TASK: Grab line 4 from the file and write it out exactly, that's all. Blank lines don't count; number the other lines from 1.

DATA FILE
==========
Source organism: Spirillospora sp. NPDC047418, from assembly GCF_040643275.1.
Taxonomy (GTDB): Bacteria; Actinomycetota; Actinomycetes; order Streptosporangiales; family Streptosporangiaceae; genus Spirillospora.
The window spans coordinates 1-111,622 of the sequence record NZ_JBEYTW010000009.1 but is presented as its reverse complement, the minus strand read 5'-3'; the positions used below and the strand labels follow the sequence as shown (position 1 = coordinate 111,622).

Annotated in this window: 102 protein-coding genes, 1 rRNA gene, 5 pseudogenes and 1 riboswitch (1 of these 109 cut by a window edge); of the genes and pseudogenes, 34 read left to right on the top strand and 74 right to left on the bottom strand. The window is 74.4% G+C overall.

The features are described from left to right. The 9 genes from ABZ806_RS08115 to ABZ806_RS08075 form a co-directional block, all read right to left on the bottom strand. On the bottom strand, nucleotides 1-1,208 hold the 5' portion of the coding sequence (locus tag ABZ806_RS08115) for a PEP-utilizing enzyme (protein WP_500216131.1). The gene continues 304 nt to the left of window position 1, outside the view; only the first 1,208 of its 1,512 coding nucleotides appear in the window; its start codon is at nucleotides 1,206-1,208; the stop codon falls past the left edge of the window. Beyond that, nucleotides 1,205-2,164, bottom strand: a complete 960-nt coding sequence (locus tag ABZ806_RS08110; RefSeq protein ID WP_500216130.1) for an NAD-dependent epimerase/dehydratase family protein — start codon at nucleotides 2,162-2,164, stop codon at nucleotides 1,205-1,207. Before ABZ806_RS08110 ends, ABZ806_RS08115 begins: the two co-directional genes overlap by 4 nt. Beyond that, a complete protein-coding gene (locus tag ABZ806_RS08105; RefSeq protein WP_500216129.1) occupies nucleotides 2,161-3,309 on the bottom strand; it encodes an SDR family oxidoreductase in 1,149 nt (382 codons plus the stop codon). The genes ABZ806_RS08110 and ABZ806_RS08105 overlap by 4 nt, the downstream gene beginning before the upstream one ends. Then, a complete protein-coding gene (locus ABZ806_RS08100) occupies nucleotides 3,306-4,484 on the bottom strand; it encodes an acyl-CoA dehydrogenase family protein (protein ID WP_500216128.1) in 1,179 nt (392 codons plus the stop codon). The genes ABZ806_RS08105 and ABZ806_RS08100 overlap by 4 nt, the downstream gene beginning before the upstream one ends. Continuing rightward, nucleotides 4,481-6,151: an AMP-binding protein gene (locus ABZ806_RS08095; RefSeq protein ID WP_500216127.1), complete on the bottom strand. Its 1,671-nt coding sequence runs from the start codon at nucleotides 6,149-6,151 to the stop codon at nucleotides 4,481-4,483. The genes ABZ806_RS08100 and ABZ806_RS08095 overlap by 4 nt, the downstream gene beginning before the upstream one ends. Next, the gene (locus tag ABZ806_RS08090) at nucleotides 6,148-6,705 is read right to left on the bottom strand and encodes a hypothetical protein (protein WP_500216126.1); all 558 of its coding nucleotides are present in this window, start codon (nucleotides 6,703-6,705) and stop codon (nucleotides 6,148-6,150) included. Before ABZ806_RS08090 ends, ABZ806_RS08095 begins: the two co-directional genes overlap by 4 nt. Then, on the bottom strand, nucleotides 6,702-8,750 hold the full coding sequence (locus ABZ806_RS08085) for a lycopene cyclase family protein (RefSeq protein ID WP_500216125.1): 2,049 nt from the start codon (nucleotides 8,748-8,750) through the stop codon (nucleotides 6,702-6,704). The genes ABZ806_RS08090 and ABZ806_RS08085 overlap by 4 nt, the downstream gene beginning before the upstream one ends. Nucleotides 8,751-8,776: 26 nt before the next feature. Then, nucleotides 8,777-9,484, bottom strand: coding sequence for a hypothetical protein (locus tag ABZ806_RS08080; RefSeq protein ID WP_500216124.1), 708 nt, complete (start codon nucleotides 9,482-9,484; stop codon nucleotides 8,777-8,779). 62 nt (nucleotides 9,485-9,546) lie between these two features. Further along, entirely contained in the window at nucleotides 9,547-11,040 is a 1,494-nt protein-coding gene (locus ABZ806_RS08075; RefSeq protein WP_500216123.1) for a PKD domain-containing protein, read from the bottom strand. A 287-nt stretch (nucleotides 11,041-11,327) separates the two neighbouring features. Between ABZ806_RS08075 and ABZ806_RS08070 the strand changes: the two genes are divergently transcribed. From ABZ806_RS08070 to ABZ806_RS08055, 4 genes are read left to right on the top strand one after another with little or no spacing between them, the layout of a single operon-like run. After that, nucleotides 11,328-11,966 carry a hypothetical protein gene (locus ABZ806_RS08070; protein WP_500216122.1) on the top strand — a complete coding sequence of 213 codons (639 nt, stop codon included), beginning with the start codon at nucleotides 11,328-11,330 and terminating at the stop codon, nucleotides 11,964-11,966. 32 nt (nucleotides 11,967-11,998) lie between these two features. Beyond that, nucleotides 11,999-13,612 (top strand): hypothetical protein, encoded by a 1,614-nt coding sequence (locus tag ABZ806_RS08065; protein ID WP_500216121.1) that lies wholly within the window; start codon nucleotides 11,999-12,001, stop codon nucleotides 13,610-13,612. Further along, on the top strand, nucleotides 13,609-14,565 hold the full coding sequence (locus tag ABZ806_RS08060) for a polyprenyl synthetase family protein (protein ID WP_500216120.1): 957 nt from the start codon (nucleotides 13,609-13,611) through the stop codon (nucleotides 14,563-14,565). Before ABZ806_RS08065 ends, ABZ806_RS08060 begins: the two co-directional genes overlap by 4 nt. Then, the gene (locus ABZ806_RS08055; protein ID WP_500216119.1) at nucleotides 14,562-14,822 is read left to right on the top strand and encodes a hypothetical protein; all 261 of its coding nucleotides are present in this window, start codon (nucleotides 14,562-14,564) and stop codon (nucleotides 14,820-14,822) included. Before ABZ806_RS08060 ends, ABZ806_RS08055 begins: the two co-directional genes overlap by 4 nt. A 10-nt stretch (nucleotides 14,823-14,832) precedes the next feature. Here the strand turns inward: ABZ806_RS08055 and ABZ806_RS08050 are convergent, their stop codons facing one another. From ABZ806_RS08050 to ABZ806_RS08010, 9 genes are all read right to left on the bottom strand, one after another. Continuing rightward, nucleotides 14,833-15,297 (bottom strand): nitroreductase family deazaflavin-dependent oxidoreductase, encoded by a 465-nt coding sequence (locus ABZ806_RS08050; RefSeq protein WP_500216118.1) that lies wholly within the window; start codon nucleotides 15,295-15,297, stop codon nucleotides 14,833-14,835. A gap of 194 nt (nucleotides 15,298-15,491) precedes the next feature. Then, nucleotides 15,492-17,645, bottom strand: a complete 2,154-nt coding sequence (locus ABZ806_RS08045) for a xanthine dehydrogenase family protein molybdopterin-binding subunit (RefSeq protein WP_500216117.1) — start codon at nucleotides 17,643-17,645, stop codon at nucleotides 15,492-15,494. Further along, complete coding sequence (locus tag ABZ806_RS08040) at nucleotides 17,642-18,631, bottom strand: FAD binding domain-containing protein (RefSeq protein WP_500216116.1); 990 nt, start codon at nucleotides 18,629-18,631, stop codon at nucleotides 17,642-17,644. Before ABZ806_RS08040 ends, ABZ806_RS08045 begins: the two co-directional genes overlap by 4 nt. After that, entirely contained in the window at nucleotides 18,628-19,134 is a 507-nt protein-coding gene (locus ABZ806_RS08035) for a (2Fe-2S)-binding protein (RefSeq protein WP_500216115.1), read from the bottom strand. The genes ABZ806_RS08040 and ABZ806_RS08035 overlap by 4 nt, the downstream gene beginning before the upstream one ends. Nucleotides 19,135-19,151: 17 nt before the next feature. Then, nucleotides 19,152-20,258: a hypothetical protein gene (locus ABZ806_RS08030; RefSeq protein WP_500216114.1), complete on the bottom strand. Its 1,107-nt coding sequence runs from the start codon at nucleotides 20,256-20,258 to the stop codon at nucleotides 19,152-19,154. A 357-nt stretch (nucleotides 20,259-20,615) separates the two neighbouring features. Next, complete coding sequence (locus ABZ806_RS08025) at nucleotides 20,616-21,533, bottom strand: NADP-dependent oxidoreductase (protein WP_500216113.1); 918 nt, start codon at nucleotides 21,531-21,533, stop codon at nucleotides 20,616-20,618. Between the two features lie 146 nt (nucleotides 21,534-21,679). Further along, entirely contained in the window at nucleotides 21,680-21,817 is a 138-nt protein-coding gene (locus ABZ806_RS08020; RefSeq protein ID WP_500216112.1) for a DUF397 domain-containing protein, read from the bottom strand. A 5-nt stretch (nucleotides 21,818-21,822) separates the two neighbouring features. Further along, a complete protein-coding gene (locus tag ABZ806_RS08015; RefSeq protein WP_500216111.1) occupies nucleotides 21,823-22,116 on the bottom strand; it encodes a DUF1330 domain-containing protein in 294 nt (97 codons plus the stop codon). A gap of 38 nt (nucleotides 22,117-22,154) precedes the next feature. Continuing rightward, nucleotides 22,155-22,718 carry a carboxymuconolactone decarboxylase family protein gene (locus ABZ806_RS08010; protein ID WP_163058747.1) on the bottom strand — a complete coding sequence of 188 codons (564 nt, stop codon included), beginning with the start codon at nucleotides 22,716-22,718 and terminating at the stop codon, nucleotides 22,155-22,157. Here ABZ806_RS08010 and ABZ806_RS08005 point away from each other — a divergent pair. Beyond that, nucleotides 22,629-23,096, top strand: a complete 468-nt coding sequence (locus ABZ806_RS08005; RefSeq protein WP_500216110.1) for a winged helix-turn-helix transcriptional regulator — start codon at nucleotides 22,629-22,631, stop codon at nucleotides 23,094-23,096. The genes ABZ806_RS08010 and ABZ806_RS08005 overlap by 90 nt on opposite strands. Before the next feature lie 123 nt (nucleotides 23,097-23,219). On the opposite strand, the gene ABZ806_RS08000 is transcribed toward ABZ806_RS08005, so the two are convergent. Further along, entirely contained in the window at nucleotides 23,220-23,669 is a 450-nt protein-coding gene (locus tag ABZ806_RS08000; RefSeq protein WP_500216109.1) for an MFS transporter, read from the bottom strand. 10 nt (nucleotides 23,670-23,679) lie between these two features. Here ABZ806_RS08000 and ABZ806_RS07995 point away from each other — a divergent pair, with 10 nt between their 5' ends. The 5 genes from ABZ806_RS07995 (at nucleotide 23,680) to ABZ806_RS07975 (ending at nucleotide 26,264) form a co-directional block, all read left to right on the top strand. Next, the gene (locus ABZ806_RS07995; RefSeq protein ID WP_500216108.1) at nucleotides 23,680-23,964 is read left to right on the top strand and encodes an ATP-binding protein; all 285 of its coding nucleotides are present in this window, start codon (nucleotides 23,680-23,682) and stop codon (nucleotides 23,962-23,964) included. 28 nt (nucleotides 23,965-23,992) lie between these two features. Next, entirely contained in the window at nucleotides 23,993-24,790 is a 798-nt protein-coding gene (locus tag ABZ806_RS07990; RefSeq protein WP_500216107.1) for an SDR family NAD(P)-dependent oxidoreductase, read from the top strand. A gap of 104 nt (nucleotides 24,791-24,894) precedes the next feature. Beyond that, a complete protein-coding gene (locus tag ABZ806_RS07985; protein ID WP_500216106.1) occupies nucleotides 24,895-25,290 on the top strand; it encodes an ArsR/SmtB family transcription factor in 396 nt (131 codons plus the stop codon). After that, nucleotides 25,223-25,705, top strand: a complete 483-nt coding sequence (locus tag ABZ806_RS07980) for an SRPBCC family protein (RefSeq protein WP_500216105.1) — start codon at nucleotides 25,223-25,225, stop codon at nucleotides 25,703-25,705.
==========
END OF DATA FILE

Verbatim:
Annotated in this window: 102 protein-coding genes, 1 rRNA gene, 5 pseudogenes and 1 riboswitch (1 of these 109 cut by a window edge); of the genes and pseudogenes, 34 read left to right on the top strand and 74 right to left on the bottom strand. The window is 74.4% G+C overall.